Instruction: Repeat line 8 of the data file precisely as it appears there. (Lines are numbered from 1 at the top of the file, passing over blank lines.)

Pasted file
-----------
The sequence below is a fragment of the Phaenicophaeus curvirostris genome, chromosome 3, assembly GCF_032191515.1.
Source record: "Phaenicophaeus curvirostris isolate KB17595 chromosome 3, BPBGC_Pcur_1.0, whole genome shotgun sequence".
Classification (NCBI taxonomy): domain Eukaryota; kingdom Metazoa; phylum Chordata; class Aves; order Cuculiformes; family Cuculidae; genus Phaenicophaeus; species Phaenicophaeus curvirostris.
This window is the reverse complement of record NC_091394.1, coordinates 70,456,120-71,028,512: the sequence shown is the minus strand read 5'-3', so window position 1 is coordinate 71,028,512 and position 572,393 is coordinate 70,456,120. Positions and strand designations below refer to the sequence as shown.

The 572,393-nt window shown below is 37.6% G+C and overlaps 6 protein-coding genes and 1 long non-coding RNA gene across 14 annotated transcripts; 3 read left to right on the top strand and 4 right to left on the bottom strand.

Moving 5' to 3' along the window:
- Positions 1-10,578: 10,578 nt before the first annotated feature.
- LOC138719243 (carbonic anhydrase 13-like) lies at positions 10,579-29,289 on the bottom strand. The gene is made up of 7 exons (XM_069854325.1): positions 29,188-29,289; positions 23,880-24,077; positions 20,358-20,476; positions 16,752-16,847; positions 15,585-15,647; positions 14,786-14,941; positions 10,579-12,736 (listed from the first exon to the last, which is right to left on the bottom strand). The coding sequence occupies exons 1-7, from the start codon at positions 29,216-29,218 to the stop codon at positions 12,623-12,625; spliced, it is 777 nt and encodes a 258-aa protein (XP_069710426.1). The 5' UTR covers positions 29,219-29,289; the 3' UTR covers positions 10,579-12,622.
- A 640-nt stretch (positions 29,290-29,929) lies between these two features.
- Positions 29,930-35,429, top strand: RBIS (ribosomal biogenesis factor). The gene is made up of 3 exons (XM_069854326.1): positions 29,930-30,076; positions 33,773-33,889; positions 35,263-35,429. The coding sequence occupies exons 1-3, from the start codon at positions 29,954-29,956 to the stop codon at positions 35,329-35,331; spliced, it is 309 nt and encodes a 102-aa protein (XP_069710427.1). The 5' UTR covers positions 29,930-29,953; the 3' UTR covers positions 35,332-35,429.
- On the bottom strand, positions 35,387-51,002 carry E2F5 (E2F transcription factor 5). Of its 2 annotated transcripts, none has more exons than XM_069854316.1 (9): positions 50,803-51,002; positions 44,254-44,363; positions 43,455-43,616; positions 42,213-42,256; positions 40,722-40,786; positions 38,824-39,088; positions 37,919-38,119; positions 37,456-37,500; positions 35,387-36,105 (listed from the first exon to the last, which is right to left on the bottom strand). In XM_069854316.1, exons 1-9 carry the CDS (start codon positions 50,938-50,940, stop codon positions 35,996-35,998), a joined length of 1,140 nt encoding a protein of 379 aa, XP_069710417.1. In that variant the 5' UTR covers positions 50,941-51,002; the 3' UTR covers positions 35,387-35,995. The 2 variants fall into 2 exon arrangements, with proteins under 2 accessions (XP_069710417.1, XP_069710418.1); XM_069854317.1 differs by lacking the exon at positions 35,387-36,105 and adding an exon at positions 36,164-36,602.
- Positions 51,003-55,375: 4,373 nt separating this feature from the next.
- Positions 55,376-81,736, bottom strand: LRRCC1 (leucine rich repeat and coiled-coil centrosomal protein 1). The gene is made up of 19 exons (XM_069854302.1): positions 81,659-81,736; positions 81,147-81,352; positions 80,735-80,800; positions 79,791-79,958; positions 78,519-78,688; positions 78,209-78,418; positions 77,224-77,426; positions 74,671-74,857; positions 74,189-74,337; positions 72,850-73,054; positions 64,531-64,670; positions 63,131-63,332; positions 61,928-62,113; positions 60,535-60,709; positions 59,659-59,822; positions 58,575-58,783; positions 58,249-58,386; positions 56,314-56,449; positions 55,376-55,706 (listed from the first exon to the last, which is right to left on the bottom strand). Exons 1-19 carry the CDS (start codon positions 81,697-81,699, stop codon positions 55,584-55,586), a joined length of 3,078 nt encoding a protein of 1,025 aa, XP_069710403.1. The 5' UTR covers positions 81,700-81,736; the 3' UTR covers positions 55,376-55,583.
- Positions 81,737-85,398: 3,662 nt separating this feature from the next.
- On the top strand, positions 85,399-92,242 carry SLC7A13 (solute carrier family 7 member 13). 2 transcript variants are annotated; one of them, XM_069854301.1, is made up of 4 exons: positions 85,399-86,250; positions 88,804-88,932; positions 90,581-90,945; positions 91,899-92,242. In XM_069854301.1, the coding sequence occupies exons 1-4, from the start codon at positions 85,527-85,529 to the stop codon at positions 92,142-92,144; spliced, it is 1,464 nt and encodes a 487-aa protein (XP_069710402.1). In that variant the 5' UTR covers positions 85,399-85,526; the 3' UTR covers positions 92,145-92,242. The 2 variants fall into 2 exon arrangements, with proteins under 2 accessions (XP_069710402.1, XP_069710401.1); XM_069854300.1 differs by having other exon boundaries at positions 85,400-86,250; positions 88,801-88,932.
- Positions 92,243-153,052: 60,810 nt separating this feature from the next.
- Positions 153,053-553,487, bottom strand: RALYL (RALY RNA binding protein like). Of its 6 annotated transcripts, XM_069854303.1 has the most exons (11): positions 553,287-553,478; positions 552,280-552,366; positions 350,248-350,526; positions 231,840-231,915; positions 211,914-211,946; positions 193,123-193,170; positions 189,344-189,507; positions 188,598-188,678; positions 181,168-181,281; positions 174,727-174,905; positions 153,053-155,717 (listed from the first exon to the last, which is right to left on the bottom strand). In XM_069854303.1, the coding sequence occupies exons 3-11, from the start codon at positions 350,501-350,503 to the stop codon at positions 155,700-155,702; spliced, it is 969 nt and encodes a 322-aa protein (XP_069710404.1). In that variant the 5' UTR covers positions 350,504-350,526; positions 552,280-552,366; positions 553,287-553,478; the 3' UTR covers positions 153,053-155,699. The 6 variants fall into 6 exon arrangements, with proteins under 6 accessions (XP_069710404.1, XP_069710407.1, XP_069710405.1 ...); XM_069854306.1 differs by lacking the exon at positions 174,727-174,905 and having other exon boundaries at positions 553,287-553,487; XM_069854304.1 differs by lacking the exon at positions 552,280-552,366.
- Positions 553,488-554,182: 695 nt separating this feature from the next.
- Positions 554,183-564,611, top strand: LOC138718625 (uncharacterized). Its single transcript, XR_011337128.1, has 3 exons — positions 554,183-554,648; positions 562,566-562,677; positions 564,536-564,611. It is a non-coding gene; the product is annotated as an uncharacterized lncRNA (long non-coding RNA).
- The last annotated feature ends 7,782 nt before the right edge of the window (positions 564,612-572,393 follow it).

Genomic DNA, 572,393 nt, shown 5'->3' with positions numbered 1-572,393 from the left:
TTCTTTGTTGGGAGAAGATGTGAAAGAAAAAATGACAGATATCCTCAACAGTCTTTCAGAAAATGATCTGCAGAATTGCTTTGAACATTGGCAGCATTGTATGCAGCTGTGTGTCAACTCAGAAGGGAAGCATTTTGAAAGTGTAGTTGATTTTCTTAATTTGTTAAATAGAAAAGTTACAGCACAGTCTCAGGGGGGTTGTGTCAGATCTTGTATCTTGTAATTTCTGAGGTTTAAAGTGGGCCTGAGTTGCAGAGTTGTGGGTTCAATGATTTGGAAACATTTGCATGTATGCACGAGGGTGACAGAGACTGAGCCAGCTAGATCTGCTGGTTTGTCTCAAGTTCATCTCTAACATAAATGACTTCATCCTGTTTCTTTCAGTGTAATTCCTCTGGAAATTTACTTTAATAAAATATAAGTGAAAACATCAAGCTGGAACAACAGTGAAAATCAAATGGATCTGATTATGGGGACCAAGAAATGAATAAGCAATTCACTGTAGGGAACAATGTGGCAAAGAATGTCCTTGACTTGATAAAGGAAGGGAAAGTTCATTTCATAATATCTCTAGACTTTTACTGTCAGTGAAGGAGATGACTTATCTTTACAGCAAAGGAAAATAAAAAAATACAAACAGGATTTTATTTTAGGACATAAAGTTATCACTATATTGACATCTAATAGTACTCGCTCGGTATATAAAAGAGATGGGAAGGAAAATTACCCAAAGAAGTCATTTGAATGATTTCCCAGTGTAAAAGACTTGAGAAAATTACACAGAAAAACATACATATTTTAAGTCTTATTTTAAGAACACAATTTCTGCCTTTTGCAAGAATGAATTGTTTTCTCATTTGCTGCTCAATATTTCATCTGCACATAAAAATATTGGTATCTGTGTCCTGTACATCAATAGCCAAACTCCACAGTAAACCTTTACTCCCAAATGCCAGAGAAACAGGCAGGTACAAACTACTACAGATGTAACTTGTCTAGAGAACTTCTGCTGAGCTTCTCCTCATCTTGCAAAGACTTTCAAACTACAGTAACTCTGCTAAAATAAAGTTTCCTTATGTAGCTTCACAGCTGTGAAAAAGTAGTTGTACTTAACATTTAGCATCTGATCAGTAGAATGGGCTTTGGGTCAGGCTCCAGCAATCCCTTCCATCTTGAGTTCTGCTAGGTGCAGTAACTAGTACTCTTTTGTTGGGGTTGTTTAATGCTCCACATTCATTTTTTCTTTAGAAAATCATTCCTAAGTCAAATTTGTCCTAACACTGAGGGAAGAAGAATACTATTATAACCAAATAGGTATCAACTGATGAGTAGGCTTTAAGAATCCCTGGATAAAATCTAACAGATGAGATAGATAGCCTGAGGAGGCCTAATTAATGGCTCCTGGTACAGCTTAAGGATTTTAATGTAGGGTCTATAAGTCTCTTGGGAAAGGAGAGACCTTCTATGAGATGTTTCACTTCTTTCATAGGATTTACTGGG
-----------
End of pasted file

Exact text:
- LOC138719243 (carbonic anhydrase 13-like) lies at positions 10,579-29,289 on the bottom strand. The gene is made up of 7 exons (XM_069854325.1): positions 29,188-29,289; positions 23,880-24,077; positions 20,358-20,476; positions 16,752-16,847; positions 15,585-15,647; positions 14,786-14,941; positions 10,579-12,736 (listed from the first exon to the last, which is right to left on the bottom strand). The coding sequence occupies exons 1-7, from the start codon at positions 29,216-29,218 to the stop codon at positions 12,623-12,625; spliced, it is 777 nt and encodes a 258-aa protein (XP_069710426.1). The 5' UTR covers positions 29,219-29,289; the 3' UTR covers positions 10,579-12,622.